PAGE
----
Artificial Intelligence

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Core Courses

AI 010: INTERDISCIPLINARY REFLECTIONS ON ARTIFICIAL INTELLIGENCE, 3 credit hrs.
This course will introduce students to artificial intelligence possibilities. Specifically, this course will present reflections and observations from interdisciplinary guest speakers each week in a seminar format. Students will be exposed to a number of different areas and reflect on what they learn.

AI 042: ARTIFICIAL INTELLIGENCE, 3 credit hrs. or PHIL 130: MINDS, BRAINS, AND COMPUTERS, 3 credit hrs.

  • A1 042: ARTIFICIAL INTELLIGENCE
    • This course will explore the past, present, and future of Artificial Intelligence (AI). We will begin by looking at the initial aims of AI and the theoretical and technological developments that made AI look like a genuine possibility (and survey some of the early successes and failures of that research program). We will then consider the current state of AI and the way future developments may (or may not) have a significant impact on society and self. Our investigation of these topics will be informed by scholarly works (e.g. philosophy, computer science, and social science) and works of fiction (e.g., short stories and films).
  • PHIL 130: MINDS, BRAINS, AND COMPUTERS
    • An introduction to philosophy of mind, focused on the nature of intentionality and consciousness, the relationship between mental and physical states, and the possibility of artificial intelligence.

PSY 001: INTRODUCTION TO PSYCHOLOGY, 4 credit hrs. or NCSI 001: INTRODUCTION TO NEUROSCIENCE, 3 credit hrs.

  • PSY 001: INTRODUCTION TO PSYCHOLOGY
    • A survey of contemporary methods and approaches to the science of behavior, which may include such topics as methodology, physiology, developmental and social psychology, sensation, perception, learning, intelligence, personality, and mental illness and treatment. Psychology lab is required. The laboratory uses experiments, discussions, demonstrations and other activities to complement the materials in the lecture. Psychology 001 is required for majors and minors. AOI: Scientific Literacy/Life Science
  • NCSI 001: INTRODUCTION TO NEUROSCIENCE
    • This course explores the core concepts of the interdisciplinary field of neuroscience. Emphasis is placed on cellular mechanisms, neurotransmission, human brain anatomy, sensory physiology, the motor system, emotion, sleep, cognitive neuroscience, and psychopathology. Although a comparative perspective is taken, human neuroscience is emphasized. This course serves as preparation for many advanced neuroscience courses. AOI: Scientific Literacy/Life Science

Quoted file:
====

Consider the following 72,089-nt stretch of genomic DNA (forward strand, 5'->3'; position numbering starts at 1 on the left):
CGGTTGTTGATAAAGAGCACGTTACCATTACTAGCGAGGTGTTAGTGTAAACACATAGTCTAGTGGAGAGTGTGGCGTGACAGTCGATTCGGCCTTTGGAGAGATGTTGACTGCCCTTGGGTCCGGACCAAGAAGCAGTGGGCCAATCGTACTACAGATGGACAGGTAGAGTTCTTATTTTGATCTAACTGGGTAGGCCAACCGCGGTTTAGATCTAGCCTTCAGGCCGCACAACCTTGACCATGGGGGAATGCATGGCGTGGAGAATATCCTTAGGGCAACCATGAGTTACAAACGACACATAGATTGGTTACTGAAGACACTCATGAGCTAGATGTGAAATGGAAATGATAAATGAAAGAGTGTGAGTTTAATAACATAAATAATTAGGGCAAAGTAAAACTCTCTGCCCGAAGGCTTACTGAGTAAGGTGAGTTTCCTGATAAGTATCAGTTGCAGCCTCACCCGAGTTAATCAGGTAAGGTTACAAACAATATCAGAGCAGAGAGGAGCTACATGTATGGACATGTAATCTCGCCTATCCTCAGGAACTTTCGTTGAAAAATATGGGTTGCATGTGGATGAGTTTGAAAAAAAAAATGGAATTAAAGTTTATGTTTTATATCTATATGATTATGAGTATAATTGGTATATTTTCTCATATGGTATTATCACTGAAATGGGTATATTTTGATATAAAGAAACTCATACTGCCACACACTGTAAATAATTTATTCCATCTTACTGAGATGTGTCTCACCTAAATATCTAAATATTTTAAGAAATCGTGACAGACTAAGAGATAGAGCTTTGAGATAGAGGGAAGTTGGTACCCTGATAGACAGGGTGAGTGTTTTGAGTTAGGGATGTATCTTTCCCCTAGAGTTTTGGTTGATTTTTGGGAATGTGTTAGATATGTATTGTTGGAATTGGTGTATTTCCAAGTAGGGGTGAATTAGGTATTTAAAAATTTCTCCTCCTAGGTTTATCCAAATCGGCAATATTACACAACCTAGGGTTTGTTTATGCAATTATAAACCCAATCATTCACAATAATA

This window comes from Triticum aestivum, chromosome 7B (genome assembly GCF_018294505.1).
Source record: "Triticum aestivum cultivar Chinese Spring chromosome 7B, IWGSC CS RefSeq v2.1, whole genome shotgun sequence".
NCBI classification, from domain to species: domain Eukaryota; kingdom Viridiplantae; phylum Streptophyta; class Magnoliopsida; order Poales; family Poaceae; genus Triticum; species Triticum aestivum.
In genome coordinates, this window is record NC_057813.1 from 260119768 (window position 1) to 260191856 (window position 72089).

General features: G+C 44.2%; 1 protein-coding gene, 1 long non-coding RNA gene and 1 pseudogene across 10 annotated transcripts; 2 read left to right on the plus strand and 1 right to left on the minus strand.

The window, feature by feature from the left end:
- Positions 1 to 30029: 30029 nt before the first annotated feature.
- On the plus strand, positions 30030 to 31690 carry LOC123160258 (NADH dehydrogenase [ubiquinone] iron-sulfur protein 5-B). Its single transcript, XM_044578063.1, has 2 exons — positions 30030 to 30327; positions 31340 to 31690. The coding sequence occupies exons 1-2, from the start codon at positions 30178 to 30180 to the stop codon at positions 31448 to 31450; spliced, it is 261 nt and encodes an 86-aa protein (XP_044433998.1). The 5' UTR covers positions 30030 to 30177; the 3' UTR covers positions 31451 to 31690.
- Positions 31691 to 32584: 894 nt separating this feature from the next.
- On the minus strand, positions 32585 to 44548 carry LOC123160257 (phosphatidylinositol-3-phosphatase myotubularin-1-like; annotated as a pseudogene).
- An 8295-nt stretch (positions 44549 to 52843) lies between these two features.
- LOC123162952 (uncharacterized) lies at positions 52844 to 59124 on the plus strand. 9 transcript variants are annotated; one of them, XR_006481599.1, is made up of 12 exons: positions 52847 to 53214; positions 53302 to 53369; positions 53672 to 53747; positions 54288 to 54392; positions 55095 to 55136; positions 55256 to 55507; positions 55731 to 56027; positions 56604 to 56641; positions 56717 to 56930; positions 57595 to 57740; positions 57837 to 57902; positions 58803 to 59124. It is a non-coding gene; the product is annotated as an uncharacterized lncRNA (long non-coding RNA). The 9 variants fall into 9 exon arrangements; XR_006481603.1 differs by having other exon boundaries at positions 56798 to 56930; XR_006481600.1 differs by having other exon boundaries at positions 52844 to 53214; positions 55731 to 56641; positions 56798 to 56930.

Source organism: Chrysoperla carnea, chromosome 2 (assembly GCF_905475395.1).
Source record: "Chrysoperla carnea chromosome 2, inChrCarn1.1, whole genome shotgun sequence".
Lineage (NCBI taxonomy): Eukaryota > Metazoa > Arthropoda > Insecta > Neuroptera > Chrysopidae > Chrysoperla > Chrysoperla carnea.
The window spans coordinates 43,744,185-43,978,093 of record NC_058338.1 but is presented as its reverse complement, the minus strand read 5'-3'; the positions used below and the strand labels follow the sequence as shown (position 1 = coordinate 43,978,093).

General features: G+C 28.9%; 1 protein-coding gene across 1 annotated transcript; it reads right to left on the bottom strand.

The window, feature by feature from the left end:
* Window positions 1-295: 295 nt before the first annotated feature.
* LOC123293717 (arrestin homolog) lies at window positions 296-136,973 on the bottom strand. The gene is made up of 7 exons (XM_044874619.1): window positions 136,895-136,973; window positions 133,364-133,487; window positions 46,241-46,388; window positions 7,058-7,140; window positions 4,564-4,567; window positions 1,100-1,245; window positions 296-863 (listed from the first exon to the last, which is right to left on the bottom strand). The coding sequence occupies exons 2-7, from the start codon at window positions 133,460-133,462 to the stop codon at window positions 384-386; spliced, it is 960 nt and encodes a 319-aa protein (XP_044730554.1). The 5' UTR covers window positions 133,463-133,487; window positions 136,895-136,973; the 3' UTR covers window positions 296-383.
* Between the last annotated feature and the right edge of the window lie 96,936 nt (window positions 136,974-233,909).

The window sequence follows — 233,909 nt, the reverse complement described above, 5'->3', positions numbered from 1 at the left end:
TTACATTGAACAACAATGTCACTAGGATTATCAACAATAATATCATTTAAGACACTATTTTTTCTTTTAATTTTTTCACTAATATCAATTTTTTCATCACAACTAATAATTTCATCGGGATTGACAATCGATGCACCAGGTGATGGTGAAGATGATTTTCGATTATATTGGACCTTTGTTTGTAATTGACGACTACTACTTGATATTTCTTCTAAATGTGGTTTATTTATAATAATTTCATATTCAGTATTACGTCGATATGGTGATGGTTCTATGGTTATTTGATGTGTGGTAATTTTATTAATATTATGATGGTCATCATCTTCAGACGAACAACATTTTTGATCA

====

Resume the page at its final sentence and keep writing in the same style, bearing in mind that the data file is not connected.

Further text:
AI 036: NATURE OF INTELLIGENCE AND RELATIONSHIP TO ARTIFICIAL INTELLIGENCE, 3 credit hrs. or PSY 125: COGNITIVE PSYCHOLOGY, 4 credit hrs.

  • AI 036: NATURE OF INTELLIGENCE AND RELATIONSHIP TO ARTIFICIAL INTELLIGENCE
    • This course will explore contemporary and historical perspectives on learning and intelligence. Drawing from philosophy, psychology, and neuroscience, we will explore common themes and open-questions regarding the natures of learning and intelligence. Interactions between technological development (e.g., artificial intelligence) and views about learning and intelligence will be explored. AOI: Critical Thinking 
  • PSY 125: COGNITIVE PSYCHOLOGY
    • The basic concepts and findings of cognitive psychology, including the topics of perception, attention, learning, memory, language, categorization, imagery, judgment and decision-making, and problem-solving. Cognition will be discussion from the perspectives of information processing and cognitive neuroscience. With laboratory. Prereq.: [(PSY 001 or NCSI 001 or AP 039) and PSY 011 or (BIO 140 or STAT 071 or STAT 072) and PSY 013]

CS 083: COMPUTER ETHICS, 3 credit hrs.
This course increases understanding of issues related to ethics, professional conduct and social responsibility as they arise in Computer Science and applications of Information Technology. Additionally, the course serves to develop 1) the ability to think clearly; 2) habits of professional responsibility and behavior; and 3) effective writing and presentation skills. Students are exposed to the history of the discipline from a social point of view, and to various frameworks from which ethical and professional decisions must be made within the discipline. Prereq.: Sophomore, Junior, or Senior standing required. AOI: Values and Ethics